OBJECTIVE : To describe biological and psychosocial factors associated with body mass index
(BMI) for age in adolescents attending an outpatient department at Weskoppies Psychiatric
METHODS : A total of 50 adolescents participated in a convenience sampling research study.
BMIs were calculated using their weights and heights to distinguish different weight categories
based on the 2007 World Health Organization (WHO) growth charts. Based on their BMIs,
participants were categorised as underweight, normal body weight, overweight and obese.
The association between the BMIs of the biological parents and their adolescent children was
investigated using the Fisher’s exact test. The data collection included adolescents’
demographic information, psychiatric diagnosis, psychiatric medication, nutritional intake,
eating habits and the intensity of physical activity such as sports, leisure and sedentary
SETTING : The study was conducted at Weskoppies Psychiatric Hospital’s adolescents outpatient
RESULTS : Of the participants, 72% were males. Forty-eight per cent of all the adolescents had a
normal BMI, mostly of black African descent. When comparing the adolescents’ BMI with that of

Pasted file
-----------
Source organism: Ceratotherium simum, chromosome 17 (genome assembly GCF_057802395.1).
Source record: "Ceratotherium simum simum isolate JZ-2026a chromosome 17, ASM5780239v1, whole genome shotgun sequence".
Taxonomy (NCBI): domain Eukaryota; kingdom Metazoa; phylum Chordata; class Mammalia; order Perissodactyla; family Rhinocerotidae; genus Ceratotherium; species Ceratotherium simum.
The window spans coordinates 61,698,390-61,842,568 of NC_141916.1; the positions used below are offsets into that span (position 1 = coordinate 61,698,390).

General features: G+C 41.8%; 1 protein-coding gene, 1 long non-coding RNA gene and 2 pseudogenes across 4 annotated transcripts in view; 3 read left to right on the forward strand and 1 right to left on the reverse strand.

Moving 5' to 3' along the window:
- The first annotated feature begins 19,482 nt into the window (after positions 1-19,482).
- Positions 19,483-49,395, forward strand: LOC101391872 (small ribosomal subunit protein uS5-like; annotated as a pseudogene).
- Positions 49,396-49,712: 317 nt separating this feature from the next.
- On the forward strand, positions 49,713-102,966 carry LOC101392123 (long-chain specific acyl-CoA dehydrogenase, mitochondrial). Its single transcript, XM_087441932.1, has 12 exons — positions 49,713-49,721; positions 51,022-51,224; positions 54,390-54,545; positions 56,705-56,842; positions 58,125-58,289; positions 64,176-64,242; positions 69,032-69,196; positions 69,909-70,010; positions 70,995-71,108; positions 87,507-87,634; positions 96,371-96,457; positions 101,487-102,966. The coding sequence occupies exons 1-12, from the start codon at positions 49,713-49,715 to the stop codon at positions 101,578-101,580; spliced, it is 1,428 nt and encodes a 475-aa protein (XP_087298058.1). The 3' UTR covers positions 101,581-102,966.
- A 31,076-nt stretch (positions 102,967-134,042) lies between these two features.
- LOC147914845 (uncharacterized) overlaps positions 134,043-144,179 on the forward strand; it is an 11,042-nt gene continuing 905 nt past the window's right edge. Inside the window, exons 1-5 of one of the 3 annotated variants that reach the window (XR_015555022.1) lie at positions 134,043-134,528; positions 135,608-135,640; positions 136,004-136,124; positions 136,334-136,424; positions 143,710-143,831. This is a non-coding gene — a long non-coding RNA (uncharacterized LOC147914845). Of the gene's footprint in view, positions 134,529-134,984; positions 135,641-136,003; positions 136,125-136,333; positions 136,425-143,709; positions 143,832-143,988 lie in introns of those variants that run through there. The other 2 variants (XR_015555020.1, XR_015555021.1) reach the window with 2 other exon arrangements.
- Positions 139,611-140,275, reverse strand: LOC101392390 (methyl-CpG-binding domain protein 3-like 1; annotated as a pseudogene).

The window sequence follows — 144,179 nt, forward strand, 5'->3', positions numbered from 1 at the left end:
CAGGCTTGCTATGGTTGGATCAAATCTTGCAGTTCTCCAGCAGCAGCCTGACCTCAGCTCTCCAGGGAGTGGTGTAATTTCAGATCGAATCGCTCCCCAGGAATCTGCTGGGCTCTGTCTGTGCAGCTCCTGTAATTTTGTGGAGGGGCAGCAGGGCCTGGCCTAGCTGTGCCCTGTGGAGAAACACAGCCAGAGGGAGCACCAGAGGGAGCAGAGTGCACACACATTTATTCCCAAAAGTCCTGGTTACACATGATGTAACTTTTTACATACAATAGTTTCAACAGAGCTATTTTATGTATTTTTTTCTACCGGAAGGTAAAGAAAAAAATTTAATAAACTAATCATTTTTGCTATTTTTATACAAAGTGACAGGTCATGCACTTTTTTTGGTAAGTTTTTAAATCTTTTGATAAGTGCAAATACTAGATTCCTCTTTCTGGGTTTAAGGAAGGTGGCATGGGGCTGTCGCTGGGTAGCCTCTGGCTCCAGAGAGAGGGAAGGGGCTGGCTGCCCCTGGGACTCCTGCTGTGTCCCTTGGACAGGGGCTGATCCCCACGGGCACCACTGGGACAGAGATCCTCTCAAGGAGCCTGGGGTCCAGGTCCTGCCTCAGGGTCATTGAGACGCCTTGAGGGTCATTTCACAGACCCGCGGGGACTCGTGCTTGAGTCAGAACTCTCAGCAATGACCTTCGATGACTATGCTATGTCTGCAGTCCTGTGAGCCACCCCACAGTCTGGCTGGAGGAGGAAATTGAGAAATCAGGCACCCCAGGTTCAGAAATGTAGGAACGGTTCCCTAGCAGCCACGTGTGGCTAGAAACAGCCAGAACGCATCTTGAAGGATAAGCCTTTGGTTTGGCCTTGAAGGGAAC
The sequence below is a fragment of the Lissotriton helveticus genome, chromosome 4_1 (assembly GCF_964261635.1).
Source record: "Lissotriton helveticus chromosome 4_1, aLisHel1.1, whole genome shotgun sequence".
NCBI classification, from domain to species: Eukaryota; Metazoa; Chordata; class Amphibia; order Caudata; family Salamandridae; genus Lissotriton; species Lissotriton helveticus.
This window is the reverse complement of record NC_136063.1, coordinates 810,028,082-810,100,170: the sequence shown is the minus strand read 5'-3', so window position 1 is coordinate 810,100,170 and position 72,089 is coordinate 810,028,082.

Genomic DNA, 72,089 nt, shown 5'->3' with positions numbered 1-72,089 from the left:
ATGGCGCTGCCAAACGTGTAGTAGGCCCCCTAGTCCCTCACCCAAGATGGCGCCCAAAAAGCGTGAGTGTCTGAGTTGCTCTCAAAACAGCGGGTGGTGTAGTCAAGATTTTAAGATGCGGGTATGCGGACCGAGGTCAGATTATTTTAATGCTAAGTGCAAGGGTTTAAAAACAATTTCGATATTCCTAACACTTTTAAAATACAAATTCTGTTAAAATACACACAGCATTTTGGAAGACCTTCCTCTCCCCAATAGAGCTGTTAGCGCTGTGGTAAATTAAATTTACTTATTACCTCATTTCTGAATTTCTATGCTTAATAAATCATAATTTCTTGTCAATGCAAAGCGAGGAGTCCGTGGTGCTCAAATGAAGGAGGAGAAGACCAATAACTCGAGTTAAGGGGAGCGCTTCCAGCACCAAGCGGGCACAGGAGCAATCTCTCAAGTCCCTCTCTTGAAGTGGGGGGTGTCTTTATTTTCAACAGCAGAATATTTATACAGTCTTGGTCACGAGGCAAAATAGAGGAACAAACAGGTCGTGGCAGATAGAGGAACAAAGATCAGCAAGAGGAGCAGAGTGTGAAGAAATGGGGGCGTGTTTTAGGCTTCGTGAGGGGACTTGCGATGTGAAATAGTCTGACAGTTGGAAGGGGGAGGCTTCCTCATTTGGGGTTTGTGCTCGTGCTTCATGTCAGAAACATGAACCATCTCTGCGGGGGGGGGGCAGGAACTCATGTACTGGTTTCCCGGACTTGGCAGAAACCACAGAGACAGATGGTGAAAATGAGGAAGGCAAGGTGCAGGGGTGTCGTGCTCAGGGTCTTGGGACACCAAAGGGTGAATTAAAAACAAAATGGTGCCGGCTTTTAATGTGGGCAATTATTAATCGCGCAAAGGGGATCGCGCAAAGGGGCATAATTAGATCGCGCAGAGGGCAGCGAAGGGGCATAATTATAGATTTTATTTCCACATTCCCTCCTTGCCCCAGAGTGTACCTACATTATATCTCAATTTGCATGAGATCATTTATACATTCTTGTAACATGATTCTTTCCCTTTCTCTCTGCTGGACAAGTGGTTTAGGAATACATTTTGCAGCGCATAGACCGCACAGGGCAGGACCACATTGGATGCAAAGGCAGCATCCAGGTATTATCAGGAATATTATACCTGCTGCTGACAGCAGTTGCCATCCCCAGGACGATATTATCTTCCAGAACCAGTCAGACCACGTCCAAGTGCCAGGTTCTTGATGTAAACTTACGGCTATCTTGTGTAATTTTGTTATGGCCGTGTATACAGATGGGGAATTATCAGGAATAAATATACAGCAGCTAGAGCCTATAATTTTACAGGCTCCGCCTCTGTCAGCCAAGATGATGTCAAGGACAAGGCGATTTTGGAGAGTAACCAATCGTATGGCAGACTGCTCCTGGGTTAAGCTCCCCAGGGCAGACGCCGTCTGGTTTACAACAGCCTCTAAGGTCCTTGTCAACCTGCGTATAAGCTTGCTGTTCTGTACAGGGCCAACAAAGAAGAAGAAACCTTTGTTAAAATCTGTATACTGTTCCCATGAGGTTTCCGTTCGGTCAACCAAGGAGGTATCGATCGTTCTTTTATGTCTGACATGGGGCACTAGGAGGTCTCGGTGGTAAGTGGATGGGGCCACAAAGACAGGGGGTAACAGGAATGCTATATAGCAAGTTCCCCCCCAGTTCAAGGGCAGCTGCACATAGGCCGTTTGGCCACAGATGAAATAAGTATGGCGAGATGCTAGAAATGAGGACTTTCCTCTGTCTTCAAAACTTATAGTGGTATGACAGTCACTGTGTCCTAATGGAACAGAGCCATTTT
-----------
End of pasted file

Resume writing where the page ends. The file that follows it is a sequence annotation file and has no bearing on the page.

their biological mothers, 50% of those who were obese also had mothers who were mostly obese
(53.8%). The Fisher’s exact test indicated a statistically significant association between the BMI
categories of mothers and those of their adolescent children (Fisher’s exact test, p = 0.032). Despite
the above association, no significant association could be found regarding their nutritional intake
and eating habits. Also, no significant association was found between the adolescents’ BMIs and the use of psychotropic medication, as compared with other previous studies. Furthermore, no
association could be found between adolescents’ BMI categories and the level of intensity of
physical activity such as sports and leisure activities or sedentary behaviours.
CONCLUSION : This study supports previous findings that a significant association exists between
maternal and childhood obesity. The association between BMI and psychotropic medication,
nutritional intake and eating habits, and level of physical activity could not be confirmed in
our study. The study results were limited by the small sample size and the convenience
sampling method. Although this was only a descriptive study, it highlighted the complexity of
biological and psychosocial factors involved in weight gain. Further studies are needed to
explore the interplay of physical and environmental risk factors for childhood obesity, as well
as to ensure early identification and education of patients and their families to prevent
development of obesity.